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Analysis Of Civil Disobedience

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“Civil Disobedience" is an essay written by Henry David Thoreau who was an “American transcendentalist society in 1849” (“Give Me Liberty”, chap 9). In this essay Thoreau argued that people should not allow their government to override or weaken their consciences because they have a duty to avoid allowing any agreement to authorize the government to make them the proper workers of discrimination. An evidence that gives us this form of information is “The government itself, which is only the mode which the people have chosen to execute their will, is equally liable to be abused and perverted before the people can act through it” (“Civil Disobedience”, par 1, pg 1). Thoreau meant that the government sometimes proves itself useful and that it…show more content…
This thesis idea means that government will often times be addressed as useful but other times any form of government would be considered as unsuitable. In “Civil Disobedience” Thoreau analyzes the federal government very critically, claiming that it’s a fake institution created by the most powerful people while admitting that it serves a sort of purpose and is likely to remain a trait of in the American life. Thoreau uses one important inspirational quote “every man make known what kind of government would command his respect one step toward obtaining it” (“Civil Disobedience”, par 3, pg 1). This means that if you want to say something then you should speak up and to let it be known, keeping in mind that you will most likely receive it’s benefits. Thoreau describes civil disobedience by clarifying thoughts and emotions that should be able to guide it including having a sense of rightness and noble…show more content…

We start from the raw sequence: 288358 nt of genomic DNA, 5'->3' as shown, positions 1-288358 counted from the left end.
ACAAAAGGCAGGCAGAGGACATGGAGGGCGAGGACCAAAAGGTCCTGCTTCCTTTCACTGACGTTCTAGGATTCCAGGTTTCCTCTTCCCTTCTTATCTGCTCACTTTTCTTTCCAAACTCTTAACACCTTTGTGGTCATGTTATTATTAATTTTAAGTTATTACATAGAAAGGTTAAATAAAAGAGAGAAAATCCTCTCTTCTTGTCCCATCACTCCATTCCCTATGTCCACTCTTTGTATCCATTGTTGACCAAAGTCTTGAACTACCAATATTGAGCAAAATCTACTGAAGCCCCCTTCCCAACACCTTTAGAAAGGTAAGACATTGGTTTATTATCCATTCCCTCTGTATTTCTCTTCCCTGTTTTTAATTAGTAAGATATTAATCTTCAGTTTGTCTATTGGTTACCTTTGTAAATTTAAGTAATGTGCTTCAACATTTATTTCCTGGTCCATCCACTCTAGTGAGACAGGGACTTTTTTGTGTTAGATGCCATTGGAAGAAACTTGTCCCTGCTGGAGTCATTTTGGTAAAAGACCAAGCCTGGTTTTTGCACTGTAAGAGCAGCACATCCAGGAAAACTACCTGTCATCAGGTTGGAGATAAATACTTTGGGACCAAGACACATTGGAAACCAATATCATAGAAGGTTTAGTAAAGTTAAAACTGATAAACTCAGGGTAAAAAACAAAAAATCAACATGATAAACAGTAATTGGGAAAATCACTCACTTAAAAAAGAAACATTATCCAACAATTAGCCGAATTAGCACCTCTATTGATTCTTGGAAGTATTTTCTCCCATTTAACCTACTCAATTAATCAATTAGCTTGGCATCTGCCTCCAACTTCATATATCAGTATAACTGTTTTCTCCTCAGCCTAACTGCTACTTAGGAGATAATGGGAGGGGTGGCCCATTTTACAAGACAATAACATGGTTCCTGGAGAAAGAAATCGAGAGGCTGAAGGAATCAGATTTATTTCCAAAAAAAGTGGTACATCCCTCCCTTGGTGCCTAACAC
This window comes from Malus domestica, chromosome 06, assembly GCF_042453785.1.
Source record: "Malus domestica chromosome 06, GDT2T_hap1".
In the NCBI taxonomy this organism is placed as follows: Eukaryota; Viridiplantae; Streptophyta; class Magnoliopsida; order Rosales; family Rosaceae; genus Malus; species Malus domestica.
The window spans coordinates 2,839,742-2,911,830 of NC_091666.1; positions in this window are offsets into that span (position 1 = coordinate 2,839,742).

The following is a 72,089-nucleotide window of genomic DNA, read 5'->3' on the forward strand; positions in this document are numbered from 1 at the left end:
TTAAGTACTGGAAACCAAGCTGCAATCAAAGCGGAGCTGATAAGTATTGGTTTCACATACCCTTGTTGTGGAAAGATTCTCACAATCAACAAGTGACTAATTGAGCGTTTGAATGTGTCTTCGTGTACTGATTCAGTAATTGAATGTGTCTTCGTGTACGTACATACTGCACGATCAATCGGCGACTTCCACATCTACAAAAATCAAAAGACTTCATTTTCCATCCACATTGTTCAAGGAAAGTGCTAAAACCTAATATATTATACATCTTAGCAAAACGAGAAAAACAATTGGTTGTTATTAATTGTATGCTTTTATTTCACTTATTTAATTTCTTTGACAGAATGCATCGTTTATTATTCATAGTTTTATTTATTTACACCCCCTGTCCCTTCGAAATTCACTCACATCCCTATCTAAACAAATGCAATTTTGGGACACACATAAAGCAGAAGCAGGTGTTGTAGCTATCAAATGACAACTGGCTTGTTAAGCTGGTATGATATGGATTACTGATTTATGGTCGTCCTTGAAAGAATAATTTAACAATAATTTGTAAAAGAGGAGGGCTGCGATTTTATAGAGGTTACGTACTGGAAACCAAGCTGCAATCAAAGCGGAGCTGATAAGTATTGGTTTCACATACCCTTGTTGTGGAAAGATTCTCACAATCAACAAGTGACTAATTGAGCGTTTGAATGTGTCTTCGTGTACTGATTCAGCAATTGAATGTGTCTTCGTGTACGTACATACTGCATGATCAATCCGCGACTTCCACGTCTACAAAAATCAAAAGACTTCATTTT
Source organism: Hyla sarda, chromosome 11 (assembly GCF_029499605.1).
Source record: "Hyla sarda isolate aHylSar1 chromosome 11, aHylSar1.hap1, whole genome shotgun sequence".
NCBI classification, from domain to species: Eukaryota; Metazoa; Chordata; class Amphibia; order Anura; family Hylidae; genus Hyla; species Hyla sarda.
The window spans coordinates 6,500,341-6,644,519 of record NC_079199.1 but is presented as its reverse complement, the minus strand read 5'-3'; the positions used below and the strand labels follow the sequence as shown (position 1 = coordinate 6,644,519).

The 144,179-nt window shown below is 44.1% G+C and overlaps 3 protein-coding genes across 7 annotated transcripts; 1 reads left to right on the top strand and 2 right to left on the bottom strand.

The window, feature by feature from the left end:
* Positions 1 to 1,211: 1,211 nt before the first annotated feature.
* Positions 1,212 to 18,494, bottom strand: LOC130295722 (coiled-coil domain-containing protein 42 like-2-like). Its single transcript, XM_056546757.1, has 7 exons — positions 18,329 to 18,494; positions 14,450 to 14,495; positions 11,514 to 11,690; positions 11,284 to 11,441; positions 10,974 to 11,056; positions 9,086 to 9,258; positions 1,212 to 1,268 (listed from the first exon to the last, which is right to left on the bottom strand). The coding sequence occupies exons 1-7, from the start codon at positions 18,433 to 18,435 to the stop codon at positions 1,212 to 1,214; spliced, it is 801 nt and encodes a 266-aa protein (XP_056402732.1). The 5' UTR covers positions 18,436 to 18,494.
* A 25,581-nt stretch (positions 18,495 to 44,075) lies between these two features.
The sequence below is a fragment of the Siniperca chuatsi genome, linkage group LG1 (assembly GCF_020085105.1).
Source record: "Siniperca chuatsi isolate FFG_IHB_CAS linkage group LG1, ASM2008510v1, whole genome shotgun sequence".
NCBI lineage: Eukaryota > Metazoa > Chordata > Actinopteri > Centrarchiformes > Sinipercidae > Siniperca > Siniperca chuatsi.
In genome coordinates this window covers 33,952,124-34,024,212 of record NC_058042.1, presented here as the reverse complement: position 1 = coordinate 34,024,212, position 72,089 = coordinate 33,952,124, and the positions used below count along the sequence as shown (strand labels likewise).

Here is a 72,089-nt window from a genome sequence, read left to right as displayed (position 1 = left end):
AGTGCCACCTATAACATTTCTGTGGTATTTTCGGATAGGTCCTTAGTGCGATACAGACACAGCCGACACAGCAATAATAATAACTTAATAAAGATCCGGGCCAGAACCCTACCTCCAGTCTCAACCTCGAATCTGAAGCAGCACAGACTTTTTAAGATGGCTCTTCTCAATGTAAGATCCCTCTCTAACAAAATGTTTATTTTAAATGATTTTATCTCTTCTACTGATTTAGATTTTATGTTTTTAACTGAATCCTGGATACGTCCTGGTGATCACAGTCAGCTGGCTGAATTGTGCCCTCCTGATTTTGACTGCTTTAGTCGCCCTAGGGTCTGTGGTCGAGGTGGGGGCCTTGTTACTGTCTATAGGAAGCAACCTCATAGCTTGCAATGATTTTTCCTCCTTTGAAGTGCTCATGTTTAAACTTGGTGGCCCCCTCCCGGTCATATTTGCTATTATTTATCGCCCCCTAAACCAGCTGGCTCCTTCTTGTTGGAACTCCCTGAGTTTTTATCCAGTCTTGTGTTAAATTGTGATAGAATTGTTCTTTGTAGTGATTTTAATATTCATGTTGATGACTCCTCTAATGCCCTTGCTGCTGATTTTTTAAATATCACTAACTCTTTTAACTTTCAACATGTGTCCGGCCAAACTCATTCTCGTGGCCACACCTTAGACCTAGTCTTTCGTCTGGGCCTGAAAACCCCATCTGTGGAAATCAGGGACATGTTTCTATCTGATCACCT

With the help of Thoreau’s arguments it will influence people by convincing them into believing that the government is corrupted because they abuse their power. Analyzing Thoreau’s essay, in the American tradition most men identify and value the right of “mutiny”, in which Thoreau extracts the concept of civil disobedience pertaining the government. Thoreau argues that any movement of opposition to government must stabilize the huge injustice to designate the "probability and expense" of redressing the proper meaning of civil disobedience. In the values of today people oftentimes engage in any form of civil disobedience to bring out a much larger attention to serious social problems that would cause a mass debate, especially in our recent presidential election. Because of the negative things people say about President Donald Trump others are rebelling in obeying government laws saying “if he got elected with no work experience then why should I be asked the same question at work interviews?” or “he’s an American who hates Latinos so us Latinos must not obey his laws”. I think the difference between the values in Thoreau’s time and ours is the lack of care for our consequences which brings us back to what Thoreau said in the beginning that because the government proves itself not useful citizens will take matter into
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